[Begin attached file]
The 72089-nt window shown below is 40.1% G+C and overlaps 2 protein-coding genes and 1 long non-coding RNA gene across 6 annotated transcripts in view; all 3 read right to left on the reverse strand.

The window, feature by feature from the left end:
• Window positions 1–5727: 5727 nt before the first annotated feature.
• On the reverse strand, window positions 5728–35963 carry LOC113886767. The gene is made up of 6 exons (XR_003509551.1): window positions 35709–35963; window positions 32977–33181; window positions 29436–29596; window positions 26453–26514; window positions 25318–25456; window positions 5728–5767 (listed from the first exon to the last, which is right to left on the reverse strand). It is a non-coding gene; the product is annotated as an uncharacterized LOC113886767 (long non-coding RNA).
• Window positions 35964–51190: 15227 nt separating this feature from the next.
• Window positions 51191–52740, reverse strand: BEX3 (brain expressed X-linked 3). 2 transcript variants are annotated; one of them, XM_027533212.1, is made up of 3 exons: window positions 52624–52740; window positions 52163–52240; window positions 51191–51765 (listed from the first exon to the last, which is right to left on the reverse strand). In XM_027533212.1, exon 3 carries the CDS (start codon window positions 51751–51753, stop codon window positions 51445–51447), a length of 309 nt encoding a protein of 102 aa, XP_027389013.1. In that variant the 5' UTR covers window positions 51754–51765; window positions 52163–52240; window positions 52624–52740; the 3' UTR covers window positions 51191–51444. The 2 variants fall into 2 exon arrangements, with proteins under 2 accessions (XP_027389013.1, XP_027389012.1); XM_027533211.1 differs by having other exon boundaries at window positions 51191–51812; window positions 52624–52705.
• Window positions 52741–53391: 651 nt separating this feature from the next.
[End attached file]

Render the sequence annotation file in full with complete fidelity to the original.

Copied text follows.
The 72089-nt window shown below is 40.1% G+C and overlaps 2 protein-coding genes and 1 long non-coding RNA gene across 6 annotated transcripts in view; all 3 read right to left on the reverse strand.

The window, feature by feature from the left end:
• Window positions 1–5727: 5727 nt before the first annotated feature.
• On the reverse strand, window positions 5728–35963 carry LOC113886767. The gene is made up of 6 exons (XR_003509551.1): window positions 35709–35963; window positions 32977–33181; window positions 29436–29596; window positions 26453–26514; window positions 25318–25456; window positions 5728–5767 (listed from the first exon to the last, which is right to left on the reverse strand). It is a non-coding gene; the product is annotated as an uncharacterized LOC113886767 (long non-coding RNA).
• Window positions 35964–51190: 15227 nt separating this feature from the next.
• Window positions 51191–52740, reverse strand: BEX3 (brain expressed X-linked 3). 2 transcript variants are annotated; one of them, XM_027533212.1, is made up of 3 exons: window positions 52624–52740; window positions 52163–52240; window positions 51191–51765 (listed from the first exon to the last, which is right to left on the reverse strand). In XM_027533212.1, exon 3 carries the CDS (start codon window positions 51751–51753, stop codon window positions 51445–51447), a length of 309 nt encoding a protein of 102 aa, XP_027389013.1. In that variant the 5' UTR covers window positions 51754–51765; window positions 52163–52240; window positions 52624–52740; the 3' UTR covers window positions 51191–51444. The 2 variants fall into 2 exon arrangements, with proteins under 2 accessions (XP_027389013.1, XP_027389012.1); XM_027533211.1 differs by having other exon boundaries at window positions 51191–51812; window positions 52624–52705.
• Window positions 52741–53391: 651 nt separating this feature from the next.